xmlns:tools="http://schemas.android.com/tools"
    android:layout_width="match_parent"
    android:layout_height="match_parent"
    tools:context=".MainActivity">

    <WebView
        android:layout_width="fill_parent"
        android:layout_height="fill_parent"
        android:id="@+id/webView"
        android:layout_alignParentTop="true"
        android:layout_alignParentLeft="true"
        android:layout_alignParentStart="true"
        android:layout_alignParentBottom="true"
        android:layout_alignParentRight="true"
        android:layout_alignParentEnd="true" />
    
</androidx.constraintlayout.widget.ConstraintLayout>

To change our icons, we need to replace all the .png files in app/src/main/res/mipmap-* (there are usually 6 folders beginning with "mipmap-").

As one final weak, we want to remove the Action Bar which appears by default. For that we have to edit our app's Theme.

In app/src/main/res/values/themes.xml we change the value of the parent attribute of the main XML element to:

<style name="Theme.MyProject" parent="Theme.AppCompat.NoActionBar">

Finally, press the green play icon in Studio to run the emulator. Eh, voila.

Packaging A Web App Into An Electron App for Windows, Mac & Linux

ElectronJS (https://www.electronjs.org/) is a NodeJS project which is, in essence, a portable bundle of the Chromium browser which you pre-define a start page for, and can disribute as your own standalone app.

The theory again is simple: run a "vanilla" copy (or "wrapper") of a browser which appears on the screen as a desktop program.

The easiest way to do that is by using Nativefier: https://github.com/jiahaog/nativefier

First up, install it using NPM or Docker:

npm install -g nativefier
docker pull jiahaog/nativefier

To create a new app for the OS you are running which loads https://mysite.com/app and is saved to home/username/save-dir/myproject/PageTitle :

docker run --rm -v ~/save-dir/myproject:/target/ jiahaog/nativefier https://mysite.com/app

For a much comprehensive build, you can tweak a huge amount of options:

nativefier  \

--name MyCoolApp \
--platform osx \
--arch darwin \
--app-copyright ACME \
--app-version 1.0 \
--build-version 1.0 \
--electron-version 2.3 \
--widevine \
--icon path/to/icon.png \
--counter \
--bounce \
--width 1200 \
--height 800 \
--min-width 1200 \
--min-height 800 \
--max-width 1200 \
--max-height 800 \
--x 0 \
--y 0 \
--show-menu-bar \
--fast-quit \
--user-agent My App \
--ignore-certificate \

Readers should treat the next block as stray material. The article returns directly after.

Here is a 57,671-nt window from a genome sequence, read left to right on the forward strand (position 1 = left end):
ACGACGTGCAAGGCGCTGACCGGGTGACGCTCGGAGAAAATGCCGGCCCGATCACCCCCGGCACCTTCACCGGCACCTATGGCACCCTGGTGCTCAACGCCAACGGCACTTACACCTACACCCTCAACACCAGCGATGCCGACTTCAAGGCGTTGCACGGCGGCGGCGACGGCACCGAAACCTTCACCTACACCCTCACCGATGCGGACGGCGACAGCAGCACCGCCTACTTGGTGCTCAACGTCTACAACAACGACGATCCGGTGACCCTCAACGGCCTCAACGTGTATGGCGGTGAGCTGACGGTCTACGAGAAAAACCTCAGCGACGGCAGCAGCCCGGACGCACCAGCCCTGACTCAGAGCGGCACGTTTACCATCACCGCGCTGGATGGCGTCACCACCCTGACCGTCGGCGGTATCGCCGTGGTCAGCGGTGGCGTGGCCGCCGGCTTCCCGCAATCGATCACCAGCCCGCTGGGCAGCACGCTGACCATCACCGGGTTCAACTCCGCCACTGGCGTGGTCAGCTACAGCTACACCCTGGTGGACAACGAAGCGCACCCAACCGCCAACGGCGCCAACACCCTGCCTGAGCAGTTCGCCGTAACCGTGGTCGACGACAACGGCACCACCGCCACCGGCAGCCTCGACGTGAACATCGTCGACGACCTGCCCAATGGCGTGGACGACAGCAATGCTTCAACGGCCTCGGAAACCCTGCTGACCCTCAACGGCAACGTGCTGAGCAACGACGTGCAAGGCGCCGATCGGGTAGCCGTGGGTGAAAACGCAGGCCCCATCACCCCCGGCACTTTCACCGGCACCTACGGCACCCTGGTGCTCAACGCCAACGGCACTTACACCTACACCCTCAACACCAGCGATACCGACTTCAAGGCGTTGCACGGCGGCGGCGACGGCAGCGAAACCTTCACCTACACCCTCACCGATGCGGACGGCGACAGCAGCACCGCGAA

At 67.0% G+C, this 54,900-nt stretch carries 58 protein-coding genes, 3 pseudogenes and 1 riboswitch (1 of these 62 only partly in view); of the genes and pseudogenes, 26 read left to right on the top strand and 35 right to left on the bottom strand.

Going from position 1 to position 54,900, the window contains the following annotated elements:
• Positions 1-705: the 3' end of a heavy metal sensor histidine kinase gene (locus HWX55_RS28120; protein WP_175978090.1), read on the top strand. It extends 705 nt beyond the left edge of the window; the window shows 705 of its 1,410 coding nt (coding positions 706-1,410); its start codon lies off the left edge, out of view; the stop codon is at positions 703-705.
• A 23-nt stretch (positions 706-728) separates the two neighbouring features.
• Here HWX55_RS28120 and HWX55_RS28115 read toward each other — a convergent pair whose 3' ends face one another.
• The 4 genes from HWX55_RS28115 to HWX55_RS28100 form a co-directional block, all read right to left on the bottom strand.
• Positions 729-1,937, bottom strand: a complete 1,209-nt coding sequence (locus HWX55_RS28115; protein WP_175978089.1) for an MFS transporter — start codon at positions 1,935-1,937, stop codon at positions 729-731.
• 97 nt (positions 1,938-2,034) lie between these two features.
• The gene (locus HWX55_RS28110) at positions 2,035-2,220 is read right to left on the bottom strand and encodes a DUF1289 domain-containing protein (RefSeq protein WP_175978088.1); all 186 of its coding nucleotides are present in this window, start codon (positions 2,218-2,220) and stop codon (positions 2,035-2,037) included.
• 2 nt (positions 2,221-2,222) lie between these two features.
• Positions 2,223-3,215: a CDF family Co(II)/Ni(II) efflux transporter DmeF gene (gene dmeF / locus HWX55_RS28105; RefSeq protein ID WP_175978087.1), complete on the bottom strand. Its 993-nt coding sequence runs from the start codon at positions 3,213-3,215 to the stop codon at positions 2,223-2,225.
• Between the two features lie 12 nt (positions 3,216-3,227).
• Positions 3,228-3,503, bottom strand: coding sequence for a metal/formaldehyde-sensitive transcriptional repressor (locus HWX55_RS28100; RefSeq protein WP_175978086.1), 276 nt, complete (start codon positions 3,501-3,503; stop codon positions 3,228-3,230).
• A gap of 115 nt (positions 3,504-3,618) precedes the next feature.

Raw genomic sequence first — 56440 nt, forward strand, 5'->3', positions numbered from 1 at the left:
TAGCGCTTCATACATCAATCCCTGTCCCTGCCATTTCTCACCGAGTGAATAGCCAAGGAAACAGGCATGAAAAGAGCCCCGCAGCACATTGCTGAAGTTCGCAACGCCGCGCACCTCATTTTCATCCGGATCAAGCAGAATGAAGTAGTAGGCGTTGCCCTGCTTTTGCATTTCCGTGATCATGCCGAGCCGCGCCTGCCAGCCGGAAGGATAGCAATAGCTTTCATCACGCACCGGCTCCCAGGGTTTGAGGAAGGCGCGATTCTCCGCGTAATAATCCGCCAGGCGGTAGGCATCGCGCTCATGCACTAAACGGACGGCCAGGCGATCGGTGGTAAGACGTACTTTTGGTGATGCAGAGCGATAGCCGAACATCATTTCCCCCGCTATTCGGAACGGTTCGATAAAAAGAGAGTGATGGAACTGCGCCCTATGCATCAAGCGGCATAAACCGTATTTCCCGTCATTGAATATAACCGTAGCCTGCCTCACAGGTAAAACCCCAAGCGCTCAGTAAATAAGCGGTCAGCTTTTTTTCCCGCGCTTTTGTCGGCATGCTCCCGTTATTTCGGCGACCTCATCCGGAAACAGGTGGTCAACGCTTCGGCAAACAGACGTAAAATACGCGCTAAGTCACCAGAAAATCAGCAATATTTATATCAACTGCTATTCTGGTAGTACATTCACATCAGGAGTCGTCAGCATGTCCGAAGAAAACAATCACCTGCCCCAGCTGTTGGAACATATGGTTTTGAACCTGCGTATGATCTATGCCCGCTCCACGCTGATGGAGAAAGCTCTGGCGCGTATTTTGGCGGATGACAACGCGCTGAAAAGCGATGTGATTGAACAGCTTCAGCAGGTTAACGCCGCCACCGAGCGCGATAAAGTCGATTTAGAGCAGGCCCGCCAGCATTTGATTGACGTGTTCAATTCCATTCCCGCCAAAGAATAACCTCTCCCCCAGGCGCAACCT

--ignore-gpu-blacklist \
--enable-es3-apis \
--insecure \
--internal-urls ".*?" \
--block-external-urls \
--inject ./some-css-injection.css \
--full-screen \
--maximize \
--hide-window-frame \
--title-bar-style { color: #000 } \
--verbose \
--disable-context-menu \
--disable-dev-tools \
--crash-reporter https://mysite/logger \
--zoom 1.0 \
--single-instance \
--clear-cache \
--tray false \
--basic-auth-username appusername \
--basic-auth-password somepass \
--processEnvs '{"GOOGLE_API_KEY": "<your-google-api-key>"}' \
--file-download-options '{"saveAs": true}' \
--always-on-top \
--global-shortcuts keyboard_shortcuts.json \
-browserwindow-options '{ "webPreferences": { "defaultFontFamily": { "standard": "Comic Sans MS", "serif": "Comic Sans MS" } } }' \
--darwin-dark-mode-support \
--background-color #000 \
--win32metadata '{"ProductName": "Your Product Name", "InternalName", "Your Internal Name", "FileDescription": "Your File Description"}'


https://mysite.com/app

Of course, this can be done within NPM or as part of a build process:

var nativefier = require('nativefier').default;

// possible options, defaults unless specified otherwise
var options = {
  name: 'Web WhatsApp', // will be inferred if not specified
  targetUrl: 'http://web.whatsapp.com', // required
  platform: 'darwin', // defaults to the current system
  arch: 'x64', // defaults to the current system
  version: '0.36.4',
  out: '.',
  overwrite: false,
  asar: false, // see conceal
  icon: '~/Desktop/icon.png',
  counter: false,
  bounce: false,
  width: 1280,
  height: 800,
  showMenuBar: false,
  fastQuit: false,
  userAgent: 'Mozilla ...', // will infer a default for your current system
  ignoreCertificate: false,
  ignoreGpuBlacklist: false,
  enableEs3Apis: false,
  internalUrls: '.*?', // defaults to URLs on same second-level domain as app
  blockExternalUrls: false,
  insecure: false,
  honest: false,
  zoom: 1.0,
  singleInstance: false,
  clearCache: false,
  fileDownloadOptions: {
    saveAs: true, // always show "Save As" dialog
  },
  processEnvs: {
    GOOGLE_API_KEY: '<your-google-api-key>',
  },
};

nativefier(options, function (error, appPath) {
  if (error) {
    console.error(error);
    return;
  }
  console.log('App has been nativefied to', appPath);
});